Our Suggestion for Mitigation:
In our 12 years of experience, we have found that companies reduce their review and approval turnaround time significantly after implementing ORCANOS e-DMS process. Routing, follow-up, escalation, and distribution are all automatic, saving time and effort. Usually, companies run into trouble to manage such copies of the old revisions. The distribution of new revisions has also become time-consuming, requiring control and follow-ups. Using electronic system brings the ability to control your document copies and tracking of will solve great problem controlling your documents. The integration of document control with your learning management system ensures that training tasks related to document changes will not fall through the cracks.
Stage 3: Review/Reject and Change Control
Problem #5: Neglecting review during document cycling.
As a Document Controller, you need to follow the document review procedure which is used to review and ensure that a document’s content is applicable and accurate based on current project objectives. In many cases, processes evolve without the documentation being updated, so changes done in the document are not fully reflected. ORCANOS e-DMS system is helping to implement the standard operating procedure and ensure that the actual process and documentation process are in sync.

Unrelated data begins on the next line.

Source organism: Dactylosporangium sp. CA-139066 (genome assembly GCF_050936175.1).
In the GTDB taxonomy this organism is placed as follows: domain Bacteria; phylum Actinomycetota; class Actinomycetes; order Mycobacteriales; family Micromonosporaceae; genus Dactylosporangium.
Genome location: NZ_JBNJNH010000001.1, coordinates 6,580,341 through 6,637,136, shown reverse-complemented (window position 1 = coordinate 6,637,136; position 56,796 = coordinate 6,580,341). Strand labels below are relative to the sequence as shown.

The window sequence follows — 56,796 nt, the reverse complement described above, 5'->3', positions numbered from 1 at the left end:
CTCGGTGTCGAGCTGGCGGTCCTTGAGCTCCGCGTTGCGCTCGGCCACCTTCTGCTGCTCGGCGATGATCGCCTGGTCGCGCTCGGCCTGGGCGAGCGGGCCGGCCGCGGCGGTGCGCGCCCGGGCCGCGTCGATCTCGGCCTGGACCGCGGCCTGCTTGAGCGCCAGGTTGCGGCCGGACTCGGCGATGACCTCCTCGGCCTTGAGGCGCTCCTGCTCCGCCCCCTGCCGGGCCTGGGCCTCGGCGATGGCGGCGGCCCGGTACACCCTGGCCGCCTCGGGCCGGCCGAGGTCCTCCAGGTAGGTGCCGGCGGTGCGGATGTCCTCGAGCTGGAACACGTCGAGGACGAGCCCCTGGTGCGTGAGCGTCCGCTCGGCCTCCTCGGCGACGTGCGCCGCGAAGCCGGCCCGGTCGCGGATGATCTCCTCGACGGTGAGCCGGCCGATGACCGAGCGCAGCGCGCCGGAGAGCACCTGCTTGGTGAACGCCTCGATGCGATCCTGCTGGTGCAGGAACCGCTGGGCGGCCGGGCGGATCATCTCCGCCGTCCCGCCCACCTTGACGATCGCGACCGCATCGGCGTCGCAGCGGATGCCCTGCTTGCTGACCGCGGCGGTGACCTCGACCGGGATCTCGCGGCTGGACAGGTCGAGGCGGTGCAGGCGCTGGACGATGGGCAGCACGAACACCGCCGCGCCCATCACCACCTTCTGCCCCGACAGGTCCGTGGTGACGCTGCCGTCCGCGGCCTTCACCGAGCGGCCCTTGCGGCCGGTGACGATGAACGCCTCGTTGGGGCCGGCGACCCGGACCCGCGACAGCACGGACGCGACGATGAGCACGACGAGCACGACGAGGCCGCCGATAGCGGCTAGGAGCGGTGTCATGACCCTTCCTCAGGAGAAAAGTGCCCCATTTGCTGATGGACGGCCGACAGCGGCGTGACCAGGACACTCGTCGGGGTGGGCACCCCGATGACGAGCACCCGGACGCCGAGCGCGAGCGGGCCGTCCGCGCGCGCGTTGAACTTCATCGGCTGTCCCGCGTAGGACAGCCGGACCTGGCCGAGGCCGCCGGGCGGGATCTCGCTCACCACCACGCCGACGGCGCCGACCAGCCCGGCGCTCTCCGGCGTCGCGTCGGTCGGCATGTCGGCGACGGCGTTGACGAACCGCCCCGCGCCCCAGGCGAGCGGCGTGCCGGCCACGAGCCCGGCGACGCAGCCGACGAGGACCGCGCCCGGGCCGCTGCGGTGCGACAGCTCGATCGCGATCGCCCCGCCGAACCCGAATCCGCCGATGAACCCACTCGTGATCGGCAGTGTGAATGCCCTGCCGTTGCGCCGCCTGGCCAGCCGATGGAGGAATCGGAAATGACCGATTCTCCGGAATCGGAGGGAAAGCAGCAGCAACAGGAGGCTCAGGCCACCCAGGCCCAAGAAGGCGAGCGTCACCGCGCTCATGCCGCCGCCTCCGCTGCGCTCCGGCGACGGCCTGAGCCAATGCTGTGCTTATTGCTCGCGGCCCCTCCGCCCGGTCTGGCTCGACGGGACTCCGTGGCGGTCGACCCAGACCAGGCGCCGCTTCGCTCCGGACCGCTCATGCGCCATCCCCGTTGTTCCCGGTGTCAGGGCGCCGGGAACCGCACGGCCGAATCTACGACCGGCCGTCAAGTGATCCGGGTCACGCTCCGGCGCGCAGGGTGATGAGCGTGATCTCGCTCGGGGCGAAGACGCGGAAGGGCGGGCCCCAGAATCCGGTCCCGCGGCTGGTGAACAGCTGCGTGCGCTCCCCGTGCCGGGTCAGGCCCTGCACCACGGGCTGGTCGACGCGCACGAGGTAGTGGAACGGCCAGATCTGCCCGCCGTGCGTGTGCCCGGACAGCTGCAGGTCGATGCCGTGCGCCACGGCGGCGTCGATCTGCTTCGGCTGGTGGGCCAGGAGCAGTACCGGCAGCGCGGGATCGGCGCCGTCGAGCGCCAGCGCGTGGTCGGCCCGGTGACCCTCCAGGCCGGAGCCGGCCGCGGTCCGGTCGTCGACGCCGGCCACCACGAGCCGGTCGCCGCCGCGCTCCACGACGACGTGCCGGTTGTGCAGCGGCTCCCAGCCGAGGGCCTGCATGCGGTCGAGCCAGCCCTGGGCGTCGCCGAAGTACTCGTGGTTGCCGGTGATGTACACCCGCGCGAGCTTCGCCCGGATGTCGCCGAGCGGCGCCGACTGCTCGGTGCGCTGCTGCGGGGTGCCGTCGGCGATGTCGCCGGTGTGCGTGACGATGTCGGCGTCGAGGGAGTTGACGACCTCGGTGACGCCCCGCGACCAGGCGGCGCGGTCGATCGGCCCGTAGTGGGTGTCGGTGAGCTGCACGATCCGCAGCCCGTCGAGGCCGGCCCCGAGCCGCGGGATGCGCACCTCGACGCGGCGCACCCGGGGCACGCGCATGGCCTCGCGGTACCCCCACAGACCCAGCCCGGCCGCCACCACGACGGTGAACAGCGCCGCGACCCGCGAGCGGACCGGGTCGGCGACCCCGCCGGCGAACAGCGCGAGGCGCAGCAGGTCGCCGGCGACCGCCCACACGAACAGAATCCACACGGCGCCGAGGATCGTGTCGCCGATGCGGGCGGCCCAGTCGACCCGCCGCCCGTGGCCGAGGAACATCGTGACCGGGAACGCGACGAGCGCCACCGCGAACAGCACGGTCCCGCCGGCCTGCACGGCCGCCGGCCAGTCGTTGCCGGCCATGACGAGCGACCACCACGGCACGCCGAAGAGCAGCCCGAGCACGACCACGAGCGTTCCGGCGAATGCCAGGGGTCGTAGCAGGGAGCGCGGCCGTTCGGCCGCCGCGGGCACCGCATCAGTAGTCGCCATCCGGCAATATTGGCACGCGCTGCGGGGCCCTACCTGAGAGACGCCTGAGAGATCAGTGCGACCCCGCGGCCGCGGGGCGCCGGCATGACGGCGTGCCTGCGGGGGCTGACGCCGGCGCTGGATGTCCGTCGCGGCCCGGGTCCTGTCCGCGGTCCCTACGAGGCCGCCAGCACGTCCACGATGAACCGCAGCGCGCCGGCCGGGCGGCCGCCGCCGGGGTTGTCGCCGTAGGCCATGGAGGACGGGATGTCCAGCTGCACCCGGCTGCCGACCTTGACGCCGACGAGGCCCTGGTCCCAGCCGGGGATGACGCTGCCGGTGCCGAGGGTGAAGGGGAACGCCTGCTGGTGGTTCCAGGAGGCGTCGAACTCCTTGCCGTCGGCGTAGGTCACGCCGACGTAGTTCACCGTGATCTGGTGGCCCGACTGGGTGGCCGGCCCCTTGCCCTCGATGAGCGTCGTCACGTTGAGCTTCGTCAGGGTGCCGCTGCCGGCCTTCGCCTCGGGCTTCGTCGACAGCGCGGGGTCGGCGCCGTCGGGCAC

Problem #6: Who needs to review what and when, is a big challenge.
Each document requires a different set of people to review it. Ensuring that each change is well documented and executed correctly, requires that the right people are involved in the change control process. Having too many people involved does slow down the process and reduce efficiency. At the same time, overlooking an individual or group during a change can result in issues down the line. So if for example, we perform engineering changes by the R&D group, it may be acceptable to the regulatory and quality team, but not passed by the manufacturing team, who may need to adjust their tools/jig to adopt the changes.
Problem #7: Product iteration information is largely based on “tribal knowledge.”